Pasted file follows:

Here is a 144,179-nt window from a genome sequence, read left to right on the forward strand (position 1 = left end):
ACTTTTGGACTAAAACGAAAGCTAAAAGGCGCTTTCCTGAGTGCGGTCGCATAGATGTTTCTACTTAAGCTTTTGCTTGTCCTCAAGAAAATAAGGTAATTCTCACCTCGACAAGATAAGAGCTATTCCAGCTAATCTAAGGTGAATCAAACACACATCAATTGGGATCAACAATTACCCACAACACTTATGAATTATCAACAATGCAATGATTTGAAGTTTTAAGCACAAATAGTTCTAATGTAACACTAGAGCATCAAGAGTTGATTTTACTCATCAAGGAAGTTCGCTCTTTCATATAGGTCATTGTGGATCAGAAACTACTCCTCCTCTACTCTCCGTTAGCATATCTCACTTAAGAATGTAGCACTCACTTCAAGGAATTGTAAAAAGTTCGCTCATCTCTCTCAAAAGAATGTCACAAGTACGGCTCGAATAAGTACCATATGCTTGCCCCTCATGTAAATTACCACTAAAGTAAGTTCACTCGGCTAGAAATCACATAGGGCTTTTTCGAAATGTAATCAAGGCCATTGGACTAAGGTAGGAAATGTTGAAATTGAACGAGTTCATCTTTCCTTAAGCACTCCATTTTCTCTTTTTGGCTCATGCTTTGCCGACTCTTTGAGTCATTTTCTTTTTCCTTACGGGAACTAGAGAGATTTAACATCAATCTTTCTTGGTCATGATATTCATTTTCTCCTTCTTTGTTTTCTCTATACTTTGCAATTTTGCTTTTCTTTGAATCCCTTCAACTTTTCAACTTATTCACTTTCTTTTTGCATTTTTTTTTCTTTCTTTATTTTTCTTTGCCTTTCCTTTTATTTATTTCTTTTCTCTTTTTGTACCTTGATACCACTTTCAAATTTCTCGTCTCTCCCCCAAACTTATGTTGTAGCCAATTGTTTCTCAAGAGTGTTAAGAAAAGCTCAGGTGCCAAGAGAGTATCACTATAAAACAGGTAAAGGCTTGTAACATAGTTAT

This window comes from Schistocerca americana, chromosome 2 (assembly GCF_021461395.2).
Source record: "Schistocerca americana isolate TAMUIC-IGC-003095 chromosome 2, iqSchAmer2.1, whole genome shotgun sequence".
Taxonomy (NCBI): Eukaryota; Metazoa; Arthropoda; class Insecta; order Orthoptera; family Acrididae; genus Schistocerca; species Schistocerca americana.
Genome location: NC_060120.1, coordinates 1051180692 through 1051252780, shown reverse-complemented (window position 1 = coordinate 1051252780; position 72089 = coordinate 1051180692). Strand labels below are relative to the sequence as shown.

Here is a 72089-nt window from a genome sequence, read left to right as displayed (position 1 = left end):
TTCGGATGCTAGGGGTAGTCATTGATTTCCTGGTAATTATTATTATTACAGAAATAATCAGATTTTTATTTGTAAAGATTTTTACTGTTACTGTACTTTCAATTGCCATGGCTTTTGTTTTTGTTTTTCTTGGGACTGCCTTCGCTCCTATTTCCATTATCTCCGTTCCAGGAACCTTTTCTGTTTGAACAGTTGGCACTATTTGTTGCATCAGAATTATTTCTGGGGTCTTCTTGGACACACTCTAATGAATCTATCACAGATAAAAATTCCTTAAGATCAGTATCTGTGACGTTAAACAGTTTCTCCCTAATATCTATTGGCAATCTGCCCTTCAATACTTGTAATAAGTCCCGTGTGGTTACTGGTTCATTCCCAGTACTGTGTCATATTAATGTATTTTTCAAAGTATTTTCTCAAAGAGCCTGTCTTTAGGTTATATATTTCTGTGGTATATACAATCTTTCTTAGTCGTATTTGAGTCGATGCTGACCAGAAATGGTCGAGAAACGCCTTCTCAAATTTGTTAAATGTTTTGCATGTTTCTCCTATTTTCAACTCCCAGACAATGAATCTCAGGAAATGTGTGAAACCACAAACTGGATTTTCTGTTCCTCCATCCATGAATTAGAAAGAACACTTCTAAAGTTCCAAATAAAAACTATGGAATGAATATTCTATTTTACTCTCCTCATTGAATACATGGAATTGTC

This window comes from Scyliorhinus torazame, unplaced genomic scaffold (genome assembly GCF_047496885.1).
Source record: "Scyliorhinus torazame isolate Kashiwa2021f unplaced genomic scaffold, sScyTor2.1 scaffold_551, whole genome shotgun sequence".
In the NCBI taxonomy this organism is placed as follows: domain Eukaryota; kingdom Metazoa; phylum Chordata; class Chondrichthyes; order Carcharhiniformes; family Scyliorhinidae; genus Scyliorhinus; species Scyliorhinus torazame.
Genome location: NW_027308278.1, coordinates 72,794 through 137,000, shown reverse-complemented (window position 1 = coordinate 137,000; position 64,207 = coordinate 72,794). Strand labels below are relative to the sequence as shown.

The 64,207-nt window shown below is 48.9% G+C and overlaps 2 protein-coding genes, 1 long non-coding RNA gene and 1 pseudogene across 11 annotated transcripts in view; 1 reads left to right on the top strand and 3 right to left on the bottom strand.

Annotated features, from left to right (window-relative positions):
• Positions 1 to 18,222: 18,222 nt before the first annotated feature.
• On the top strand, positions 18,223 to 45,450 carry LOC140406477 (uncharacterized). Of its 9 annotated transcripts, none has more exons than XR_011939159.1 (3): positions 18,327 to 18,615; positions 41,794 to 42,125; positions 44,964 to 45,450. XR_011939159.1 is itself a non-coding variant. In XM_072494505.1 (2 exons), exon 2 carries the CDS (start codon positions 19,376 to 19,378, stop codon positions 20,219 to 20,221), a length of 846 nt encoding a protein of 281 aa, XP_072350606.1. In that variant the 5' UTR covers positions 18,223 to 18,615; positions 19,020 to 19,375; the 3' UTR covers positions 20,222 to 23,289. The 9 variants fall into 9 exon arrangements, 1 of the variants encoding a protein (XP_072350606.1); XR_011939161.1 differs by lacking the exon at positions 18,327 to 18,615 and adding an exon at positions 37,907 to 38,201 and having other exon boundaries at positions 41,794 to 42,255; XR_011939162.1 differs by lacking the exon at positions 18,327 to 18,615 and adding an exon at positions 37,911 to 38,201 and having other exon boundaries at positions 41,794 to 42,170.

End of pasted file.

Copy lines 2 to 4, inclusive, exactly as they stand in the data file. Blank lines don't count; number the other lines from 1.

ACTTTTGGACTAAAACGAAAGCTAAAAGGCGCTTTCCTGAGTGCGGTCGCATAGATGTTTCTACTTAAGCTTTTGCTTGTCCTCAAGAAAATAAGGTAATTCTCACCTCGACAAGATAAGAGCTATTCCAGCTAATCTAAGGTGAATCAAACACACATCAATTGGGATCAACAATTACCCACAACACTTATGAATTATCAACAATGCAATGATTTGAAGTTTTAAGCACAAATAGTTCTAATGTAACACTAGAGCATCAAGAGTTGATTTTACTCATCAAGGAAGTTCGCTCTTTCATATAGGTCATTGTGGATCAGAAACTACTCCTCCTCTACTCTCCGTTAGCATATCTCACTTAAGAATGTAGCACTCACTTCAAGGAATTGTAAAAAGTTCGCTCATCTCTCTCAAAAGAATGTCACAAGTACGGCTCGAATAAGTACCATATGCTTGCCCCTCATGTAAATTACCACTAAAGTAAGTTCACTCGGCTAGAAATCACATAGGGCTTTTTCGAAATGTAATCAAGGCCATTGGACTAAGGTAGGAAATGTTGAAATTGAACGAGTTCATCTTTCCTTAAGCACTCCATTTTCTCTTTTTGGCTCATGCTTTGCCGACTCTTTGAGTCATTTTCTTTTTCCTTACGGGAACTAGAGAGATTTAACATCAATCTTTCTTGGTCATGATATTCATTTTCTCCTTCTTTGTTTTCTCTATACTTTGCAATTTTGCTTTTCTTTGAATCCCTTCAACTTTTCAACTTATTCACTTTCTTTTTGCATTTTTTTTTCTTTCTTTATTTTTCTTTGCCTTTCCTTTTATTTATTTCTTTTCTCTTTTTGTACCTTGATACCACTTTCAAATTTCTCGTCTCTCCCCCAAACTTATGTTGTAGCCAATTGTTTCTCAAGAGTGTTAAGAAAAGCTCAGGTGCCAAGAGAGTATCACTATAAAACAGGTAAAGGCTTGTAACATAGTTAT

This window comes from Schistocerca americana, chromosome 2 (assembly GCF_021461395.2).
Source record: "Schistocerca americana isolate TAMUIC-IGC-003095 chromosome 2, iqSchAmer2.1, whole genome shotgun sequence".